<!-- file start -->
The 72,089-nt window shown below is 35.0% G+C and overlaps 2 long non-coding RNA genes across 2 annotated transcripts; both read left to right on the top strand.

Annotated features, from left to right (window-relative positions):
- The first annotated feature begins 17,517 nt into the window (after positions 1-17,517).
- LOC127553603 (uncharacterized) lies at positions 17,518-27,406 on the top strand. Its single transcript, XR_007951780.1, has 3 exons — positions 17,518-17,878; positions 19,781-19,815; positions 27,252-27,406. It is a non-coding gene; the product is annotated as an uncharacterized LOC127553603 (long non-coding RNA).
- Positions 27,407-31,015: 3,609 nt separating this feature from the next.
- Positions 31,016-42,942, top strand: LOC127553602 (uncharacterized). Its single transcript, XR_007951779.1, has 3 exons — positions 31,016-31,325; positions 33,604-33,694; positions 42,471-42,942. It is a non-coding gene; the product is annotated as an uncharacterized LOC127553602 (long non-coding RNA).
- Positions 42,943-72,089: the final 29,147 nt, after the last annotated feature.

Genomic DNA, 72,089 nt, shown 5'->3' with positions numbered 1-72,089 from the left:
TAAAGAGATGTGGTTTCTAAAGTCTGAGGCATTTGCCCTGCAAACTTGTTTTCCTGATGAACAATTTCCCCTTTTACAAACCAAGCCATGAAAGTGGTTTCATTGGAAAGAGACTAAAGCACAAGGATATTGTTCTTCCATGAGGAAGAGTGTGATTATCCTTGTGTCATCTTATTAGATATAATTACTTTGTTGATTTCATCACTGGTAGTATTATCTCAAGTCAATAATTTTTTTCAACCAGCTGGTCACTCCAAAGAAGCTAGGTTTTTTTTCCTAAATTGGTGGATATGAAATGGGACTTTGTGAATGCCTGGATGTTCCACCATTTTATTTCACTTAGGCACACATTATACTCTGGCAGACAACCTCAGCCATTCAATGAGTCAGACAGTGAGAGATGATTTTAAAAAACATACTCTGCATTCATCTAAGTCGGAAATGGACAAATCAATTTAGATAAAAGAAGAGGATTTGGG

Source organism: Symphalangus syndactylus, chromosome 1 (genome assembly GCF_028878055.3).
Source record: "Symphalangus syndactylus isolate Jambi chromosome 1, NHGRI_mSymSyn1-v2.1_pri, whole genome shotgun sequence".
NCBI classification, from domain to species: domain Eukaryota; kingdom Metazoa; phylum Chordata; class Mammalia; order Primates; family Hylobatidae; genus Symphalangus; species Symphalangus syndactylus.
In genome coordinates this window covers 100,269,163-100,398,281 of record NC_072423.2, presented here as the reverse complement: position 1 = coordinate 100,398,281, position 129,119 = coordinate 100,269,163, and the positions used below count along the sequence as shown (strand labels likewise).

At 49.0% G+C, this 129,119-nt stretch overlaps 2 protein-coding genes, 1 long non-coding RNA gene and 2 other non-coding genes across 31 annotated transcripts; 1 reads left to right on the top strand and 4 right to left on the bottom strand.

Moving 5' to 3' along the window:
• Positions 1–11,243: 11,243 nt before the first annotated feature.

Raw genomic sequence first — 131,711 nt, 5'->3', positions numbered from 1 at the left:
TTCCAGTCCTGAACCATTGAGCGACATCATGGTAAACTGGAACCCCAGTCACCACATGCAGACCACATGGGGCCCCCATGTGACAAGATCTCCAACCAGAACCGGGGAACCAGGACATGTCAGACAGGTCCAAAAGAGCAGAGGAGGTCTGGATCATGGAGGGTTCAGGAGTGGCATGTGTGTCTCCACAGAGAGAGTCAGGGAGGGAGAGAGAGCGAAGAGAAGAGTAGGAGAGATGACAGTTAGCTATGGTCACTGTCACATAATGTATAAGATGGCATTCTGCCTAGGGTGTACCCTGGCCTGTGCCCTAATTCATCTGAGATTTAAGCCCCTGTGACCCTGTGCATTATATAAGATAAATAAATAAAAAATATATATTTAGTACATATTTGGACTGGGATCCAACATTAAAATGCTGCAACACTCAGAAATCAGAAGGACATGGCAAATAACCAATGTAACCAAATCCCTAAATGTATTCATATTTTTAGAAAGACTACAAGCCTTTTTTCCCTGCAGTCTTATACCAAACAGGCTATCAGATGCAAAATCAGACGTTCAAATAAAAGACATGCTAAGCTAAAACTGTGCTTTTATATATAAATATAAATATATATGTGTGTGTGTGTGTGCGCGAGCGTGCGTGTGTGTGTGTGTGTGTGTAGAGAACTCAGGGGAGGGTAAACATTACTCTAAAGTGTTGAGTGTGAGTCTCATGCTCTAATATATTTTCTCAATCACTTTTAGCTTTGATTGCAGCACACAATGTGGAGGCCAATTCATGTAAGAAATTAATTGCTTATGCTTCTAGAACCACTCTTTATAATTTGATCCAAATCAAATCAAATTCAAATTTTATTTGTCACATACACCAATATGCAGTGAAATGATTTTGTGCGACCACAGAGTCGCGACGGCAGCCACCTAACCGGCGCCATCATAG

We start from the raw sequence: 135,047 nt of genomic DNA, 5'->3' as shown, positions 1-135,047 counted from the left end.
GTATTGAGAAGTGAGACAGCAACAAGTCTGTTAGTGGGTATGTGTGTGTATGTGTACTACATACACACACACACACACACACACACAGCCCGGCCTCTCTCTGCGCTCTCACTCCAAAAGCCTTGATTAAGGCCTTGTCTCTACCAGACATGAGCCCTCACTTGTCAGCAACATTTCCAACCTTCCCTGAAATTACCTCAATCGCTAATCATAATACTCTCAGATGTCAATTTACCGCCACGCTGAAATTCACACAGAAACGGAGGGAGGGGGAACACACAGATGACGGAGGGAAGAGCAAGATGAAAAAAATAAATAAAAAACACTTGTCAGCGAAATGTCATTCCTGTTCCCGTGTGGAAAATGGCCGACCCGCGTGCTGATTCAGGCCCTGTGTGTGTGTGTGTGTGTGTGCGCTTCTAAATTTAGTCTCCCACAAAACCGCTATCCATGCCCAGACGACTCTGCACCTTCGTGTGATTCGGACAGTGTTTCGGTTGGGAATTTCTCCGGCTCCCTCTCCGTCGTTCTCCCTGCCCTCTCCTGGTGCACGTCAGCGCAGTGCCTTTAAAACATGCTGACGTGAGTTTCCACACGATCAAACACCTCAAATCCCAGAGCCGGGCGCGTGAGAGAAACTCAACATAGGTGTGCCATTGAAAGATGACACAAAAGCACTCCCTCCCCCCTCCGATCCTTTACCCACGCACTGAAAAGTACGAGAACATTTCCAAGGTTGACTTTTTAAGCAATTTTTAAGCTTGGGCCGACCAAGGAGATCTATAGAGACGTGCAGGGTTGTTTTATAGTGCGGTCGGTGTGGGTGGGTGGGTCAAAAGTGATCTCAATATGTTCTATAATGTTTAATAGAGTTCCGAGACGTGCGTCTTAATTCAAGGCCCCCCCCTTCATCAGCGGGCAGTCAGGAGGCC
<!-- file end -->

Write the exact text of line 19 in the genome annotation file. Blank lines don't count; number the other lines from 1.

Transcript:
We start from the raw sequence: 135,047 nt of genomic DNA, 5'->3' as shown, positions 1-135,047 counted from the left end.